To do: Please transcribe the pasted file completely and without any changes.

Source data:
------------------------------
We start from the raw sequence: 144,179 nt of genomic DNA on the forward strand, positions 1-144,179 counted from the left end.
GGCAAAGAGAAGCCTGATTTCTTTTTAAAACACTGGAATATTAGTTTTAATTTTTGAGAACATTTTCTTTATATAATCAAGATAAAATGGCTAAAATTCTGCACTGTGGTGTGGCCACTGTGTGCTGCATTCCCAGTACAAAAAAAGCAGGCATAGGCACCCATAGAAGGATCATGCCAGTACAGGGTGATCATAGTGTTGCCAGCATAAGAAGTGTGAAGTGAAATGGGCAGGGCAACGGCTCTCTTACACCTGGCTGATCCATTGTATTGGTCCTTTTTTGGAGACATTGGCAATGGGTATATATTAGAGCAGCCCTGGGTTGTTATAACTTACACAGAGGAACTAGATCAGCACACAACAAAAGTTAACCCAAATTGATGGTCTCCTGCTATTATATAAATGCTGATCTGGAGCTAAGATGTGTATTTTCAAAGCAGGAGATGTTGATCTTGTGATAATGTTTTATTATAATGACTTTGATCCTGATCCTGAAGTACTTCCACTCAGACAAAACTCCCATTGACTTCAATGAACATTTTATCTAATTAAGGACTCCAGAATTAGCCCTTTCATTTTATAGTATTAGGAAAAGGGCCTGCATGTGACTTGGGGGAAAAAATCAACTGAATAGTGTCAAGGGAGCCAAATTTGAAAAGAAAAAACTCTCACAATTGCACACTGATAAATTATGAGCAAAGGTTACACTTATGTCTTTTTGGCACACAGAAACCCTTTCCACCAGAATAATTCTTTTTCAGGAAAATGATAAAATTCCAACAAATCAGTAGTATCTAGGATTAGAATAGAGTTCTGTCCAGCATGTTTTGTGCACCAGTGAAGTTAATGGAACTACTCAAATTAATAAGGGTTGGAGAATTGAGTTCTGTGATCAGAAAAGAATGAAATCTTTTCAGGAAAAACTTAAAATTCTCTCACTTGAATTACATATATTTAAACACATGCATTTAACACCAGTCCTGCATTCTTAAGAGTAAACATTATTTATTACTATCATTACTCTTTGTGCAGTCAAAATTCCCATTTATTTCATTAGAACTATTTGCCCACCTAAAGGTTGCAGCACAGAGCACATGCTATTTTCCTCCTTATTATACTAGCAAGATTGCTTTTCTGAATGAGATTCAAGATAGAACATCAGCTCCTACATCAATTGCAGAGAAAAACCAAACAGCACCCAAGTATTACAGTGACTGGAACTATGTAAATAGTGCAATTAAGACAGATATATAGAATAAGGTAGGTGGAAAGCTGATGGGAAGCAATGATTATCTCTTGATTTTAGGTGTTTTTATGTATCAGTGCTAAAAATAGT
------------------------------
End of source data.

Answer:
We start from the raw sequence: 144,179 nt of genomic DNA on the forward strand, positions 1-144,179 counted from the left end.
GGCAAAGAGAAGCCTGATTTCTTTTTAAAACACTGGAATATTAGTTTTAATTTTTGAGAACATTTTCTTTATATAATCAAGATAAAATGGCTAAAATTCTGCACTGTGGTGTGGCCACTGTGTGCTGCATTCCCAGTACAAAAAAAGCAGGCATAGGCACCCATAGAAGGATCATGCCAGTACAGGGTGATCATAGTGTTGCCAGCATAAGAAGTGTGAAGTGAAATGGGCAGGGCAACGGCTCTCTTACACCTGGCTGATCCATTGTATTGGTCCTTTTTTGGAGACATTGGCAATGGGTATATATTAGAGCAGCCCTGGGTTGTTATAACTTACACAGAGGAACTAGATCAGCACACAACAAAAGTTAACCCAAATTGATGGTCTCCTGCTATTATATAAATGCTGATCTGGAGCTAAGATGTGTATTTTCAAAGCAGGAGATGTTGATCTTGTGATAATGTTTTATTATAATGACTTTGATCCTGATCCTGAAGTACTTCCACTCAGACAAAACTCCCATTGACTTCAATGAACATTTTATCTAATTAAGGACTCCAGAATTAGCCCTTTCATTTTATAGTATTAGGAAAAGGGCCTGCATGTGACTTGGGGGAAAAAATCAACTGAATAGTGTCAAGGGAGCCAAATTTGAAAAGAAAAAACTCTCACAATTGCACACTGATAAATTATGAGCAAAGGTTACACTTATGTCTTTTTGGCACACAGAAACCCTTTCCACCAGAATAATTCTTTTTCAGGAAAATGATAAAATTCCAACAAATCAGTAGTATCTAGGATTAGAATAGAGTTCTGTCCAGCATGTTTTGTGCACCAGTGAAGTTAATGGAACTACTCAAATTAATAAGGGTTGGAGAATTGAGTTCTGTGATCAGAAAAGAATGAAATCTTTTCAGGAAAAACTTAAAATTCTCTCACTTGAATTACATATATTTAAACACATGCATTTAACACCAGTCCTGCATTCTTAAGAGTAAACATTATTTATTACTATCATTACTCTTTGTGCAGTCAAAATTCCCATTTATTTCATTAGAACTATTTGCCCACCTAAAGGTTGCAGCACAGAGCACATGCTATTTTCCTCCTTATTATACTAGCAAGATTGCTTTTCTGAATGAGATTCAAGATAGAACATCAGCTCCTACATCAATTGCAGAGAAAAACCAAACAGCACCCAAGTATTACAGTGACTGGAACTATGTAAATAGTGCAATTAAGACAGATATATAGAATAAGGTAGGTGGAAAGCTGATGGGAAGCAATGATTATCTCTTGATTTTAGGTGTTTTTATGTATCAGTGCTAAAAATAGT